Distance, in terms of time, was evident in a another way Saturday.  In addition to going to the fair we were able to connect with a nephew I have living in Albuquerque.  I had not seen that nephew since 1985 or 86.  He is now nearly 36, with two children of his own.  It was blessing that on our first trip to Albuquerque we were able to visit with them.  Last May we were able to spend some time with his sister, my niece, when she made a trip north to visit us.  While those distances of time were large, they closed rapidly, and easily, and we all look forward to getting together again.

Each week as our congregation gathers for worship we have a prayer of confession.  In that prayer this Sunday I was thinking about the distance that sin creates between a person and God.  Of course the big sins separate us from God.  Anyone can see that.  But what about the little ones?  The sins that are so small, so insignificant, from our perspective?  Thinking like that is when I misread the distance, because for all practical purposes the gap is the same.  It may seem small, but for me to cross it would be similar to me jumping across the Grand Canyon.  There is no way that on my own I can cross the gap caused by my sin.

It is a gap that is only crossed by my Savior, Jesus, who carries me to the other side.  One Sunday last year I preached from Luke 16:19-31, a story that not only shows the chasm that exists between sinners and God, but that teaches that it is a chasm that can only be crossed in life.  If a person doesn't come to have faith in Jesus before death, it is a chasm that they will never cross.

And thinking about faith brings me to the last of these thoughts I have been having about distance.  And that is the distance to which God's forgiveness of sin reaches.  Sure, it starts here, where I confess, but where does it end?  The answer to that question is found in Psalm 103:11-12, which reads:

"For as high as the heavens are above the earth so great is his steadfast love toward those who fear him; as far as the east is from the west, so far does he remove our transgressions from us."

That is incredible.  The Savior who closes the gap made by my sin takes that sin and casts it away.  He casts it far away.  He casts it as far as the east is from the west, a distance that is infinite.  His adversary may still bring memories of forgiven sin to mind, but the truth of God's word is that when I come to God in faith my sin is taken away, the chasm is bridged, and there is no going back.  Amen.  To God be all the glory!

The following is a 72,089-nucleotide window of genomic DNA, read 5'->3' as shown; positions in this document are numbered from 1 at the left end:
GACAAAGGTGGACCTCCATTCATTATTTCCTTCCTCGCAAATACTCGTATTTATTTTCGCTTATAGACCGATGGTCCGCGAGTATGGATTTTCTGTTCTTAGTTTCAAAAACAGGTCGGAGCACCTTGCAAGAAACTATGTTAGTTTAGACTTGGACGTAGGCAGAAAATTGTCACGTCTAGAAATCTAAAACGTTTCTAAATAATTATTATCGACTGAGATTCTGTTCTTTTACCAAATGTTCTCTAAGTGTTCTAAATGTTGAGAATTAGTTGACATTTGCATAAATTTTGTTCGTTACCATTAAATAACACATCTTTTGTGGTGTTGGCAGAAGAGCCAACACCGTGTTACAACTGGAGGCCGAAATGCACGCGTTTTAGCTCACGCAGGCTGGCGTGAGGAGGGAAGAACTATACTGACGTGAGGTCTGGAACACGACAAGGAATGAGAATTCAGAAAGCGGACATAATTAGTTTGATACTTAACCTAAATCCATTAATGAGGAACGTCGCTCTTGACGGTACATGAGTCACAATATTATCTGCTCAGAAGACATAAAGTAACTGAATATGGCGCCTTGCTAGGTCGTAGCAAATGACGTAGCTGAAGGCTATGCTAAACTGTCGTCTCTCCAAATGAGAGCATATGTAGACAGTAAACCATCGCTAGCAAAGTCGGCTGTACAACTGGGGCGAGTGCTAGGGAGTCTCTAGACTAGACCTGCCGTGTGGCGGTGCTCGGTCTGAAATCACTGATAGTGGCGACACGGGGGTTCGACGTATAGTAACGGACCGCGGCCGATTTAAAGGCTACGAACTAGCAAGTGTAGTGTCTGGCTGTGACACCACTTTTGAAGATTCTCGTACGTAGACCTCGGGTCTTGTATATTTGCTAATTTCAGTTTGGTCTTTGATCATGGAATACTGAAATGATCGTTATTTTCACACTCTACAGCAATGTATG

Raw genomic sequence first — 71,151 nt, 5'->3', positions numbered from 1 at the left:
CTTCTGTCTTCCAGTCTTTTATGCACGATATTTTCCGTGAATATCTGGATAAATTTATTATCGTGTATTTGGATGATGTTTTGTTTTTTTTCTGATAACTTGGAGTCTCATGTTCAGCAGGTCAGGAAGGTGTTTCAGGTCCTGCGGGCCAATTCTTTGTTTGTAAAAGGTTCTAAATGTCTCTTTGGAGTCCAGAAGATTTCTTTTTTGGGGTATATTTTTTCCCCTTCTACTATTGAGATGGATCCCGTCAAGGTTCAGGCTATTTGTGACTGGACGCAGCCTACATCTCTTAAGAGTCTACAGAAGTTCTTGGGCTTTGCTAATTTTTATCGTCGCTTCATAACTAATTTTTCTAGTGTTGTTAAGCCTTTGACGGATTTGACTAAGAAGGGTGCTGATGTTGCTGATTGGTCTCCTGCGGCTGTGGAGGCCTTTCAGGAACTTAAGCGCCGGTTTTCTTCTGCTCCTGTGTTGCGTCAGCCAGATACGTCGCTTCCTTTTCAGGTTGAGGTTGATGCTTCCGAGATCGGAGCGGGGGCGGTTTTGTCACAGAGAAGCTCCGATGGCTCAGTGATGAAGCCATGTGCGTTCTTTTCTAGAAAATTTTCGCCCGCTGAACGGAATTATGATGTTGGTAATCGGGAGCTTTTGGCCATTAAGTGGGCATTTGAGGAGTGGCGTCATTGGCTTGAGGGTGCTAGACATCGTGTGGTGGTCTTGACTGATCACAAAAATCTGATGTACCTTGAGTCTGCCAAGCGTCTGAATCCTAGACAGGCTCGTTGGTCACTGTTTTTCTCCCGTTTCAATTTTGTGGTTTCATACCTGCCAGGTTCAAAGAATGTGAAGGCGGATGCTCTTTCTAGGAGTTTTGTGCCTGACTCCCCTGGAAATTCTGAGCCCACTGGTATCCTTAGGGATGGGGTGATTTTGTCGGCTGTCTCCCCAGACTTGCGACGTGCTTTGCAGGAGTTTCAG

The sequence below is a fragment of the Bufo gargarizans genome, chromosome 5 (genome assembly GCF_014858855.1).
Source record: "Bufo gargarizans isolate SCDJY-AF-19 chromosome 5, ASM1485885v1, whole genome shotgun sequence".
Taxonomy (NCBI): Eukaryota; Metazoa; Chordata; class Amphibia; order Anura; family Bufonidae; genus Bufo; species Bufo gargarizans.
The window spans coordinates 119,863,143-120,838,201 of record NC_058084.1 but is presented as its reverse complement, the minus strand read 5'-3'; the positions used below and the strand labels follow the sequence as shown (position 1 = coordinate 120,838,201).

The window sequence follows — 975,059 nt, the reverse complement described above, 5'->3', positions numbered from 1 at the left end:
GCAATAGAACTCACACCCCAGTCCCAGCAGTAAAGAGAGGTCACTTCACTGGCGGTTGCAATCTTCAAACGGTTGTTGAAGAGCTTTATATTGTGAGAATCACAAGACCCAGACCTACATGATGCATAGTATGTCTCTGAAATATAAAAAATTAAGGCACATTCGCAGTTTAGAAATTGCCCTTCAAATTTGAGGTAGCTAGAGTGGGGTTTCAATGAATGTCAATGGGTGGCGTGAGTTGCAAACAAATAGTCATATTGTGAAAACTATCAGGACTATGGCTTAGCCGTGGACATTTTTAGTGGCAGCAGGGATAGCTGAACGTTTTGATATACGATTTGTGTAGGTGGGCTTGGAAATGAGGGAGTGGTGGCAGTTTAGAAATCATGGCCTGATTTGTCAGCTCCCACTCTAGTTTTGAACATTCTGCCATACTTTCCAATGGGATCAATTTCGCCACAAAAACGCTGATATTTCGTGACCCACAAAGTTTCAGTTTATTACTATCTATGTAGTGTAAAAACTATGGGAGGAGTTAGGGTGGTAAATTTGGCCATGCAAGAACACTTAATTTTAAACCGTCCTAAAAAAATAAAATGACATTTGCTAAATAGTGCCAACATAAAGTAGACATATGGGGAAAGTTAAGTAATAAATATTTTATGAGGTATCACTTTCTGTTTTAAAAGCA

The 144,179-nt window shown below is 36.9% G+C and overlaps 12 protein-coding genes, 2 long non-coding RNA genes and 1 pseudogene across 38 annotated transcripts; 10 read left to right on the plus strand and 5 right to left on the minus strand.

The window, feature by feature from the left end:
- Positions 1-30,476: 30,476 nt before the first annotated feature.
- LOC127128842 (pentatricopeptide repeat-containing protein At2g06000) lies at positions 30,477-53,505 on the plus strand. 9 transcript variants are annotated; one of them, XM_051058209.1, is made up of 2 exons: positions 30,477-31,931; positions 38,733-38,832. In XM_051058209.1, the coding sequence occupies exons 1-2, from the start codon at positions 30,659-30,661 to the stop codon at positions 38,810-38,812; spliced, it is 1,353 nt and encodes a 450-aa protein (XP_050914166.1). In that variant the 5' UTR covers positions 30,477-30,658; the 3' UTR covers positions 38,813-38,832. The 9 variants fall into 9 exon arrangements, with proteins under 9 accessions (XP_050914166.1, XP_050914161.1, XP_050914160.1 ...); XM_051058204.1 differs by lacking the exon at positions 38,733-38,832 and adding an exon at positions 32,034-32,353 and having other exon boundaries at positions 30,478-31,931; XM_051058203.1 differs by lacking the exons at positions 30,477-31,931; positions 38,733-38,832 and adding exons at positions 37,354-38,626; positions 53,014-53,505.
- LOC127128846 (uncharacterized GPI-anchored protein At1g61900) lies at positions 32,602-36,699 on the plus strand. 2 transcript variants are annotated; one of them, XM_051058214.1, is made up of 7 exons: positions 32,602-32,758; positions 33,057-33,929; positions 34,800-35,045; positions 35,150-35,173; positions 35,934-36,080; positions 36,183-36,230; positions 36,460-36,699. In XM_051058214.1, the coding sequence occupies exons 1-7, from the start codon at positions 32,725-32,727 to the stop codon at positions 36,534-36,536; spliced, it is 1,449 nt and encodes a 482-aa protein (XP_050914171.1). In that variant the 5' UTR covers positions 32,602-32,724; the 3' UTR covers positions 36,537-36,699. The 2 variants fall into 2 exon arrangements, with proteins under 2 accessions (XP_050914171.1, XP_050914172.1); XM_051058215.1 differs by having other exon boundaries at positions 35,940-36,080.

Scripture quotations are from The Holy Bible, English Standard Version® (ESV®), copyright © 2001 by Crossway, a publishing ministry of Good News Publishers. Used by permission. All rights reserved.

Wednesday, September 10, 2014

Barriers to Prayer

I am currently preaching through 1 Peter.  This week's sermon is drawn from 1 Peter 3:1-7, which ends with these words:

"…so that your prayers may not be hindered."

As Peter has been writing to these early Christians scattered across Asia Minor he notes that there are circumstances, or perhaps better said, conditions of their hearts, which, when present, affect the ability of these Christians to have open communication with God through prayer.

John Calvin had this to say about that phrase of Peter:

"For we are more than insane, if we knowingly and willfully close up the way to God’s presence by prayer, since this is the only refuge of our salvation."

I love the way that Calvin cuts to the chase.  Here is my paraphrase: 

God is our only refuge, and we, through the conditions of our hearts, conditions that we know exist and do nothing to change, would close off the way to speak with God, and to clearly hear from God.  That's insanity!

Part of the preparation for preaching is that the text should speak to the preacher.  And this text speaks to me.  There are times, every day, when the conditions of my heart are such that I know I am not in the right place to approach God.  And I am thankful that God, by His Spirit, works on me and in me, so that preparing my heart is an integral, an essential part, of my approach to Him. 

May God be at work in your heart "…so that your prayers may not be hindered."

Scripture quotations are from The Holy Bible, English Standard Version® (ESV®), copyright © 2001 by Crossway, a publishing ministry of Good News Publishers. Used by permission. All rights reserved.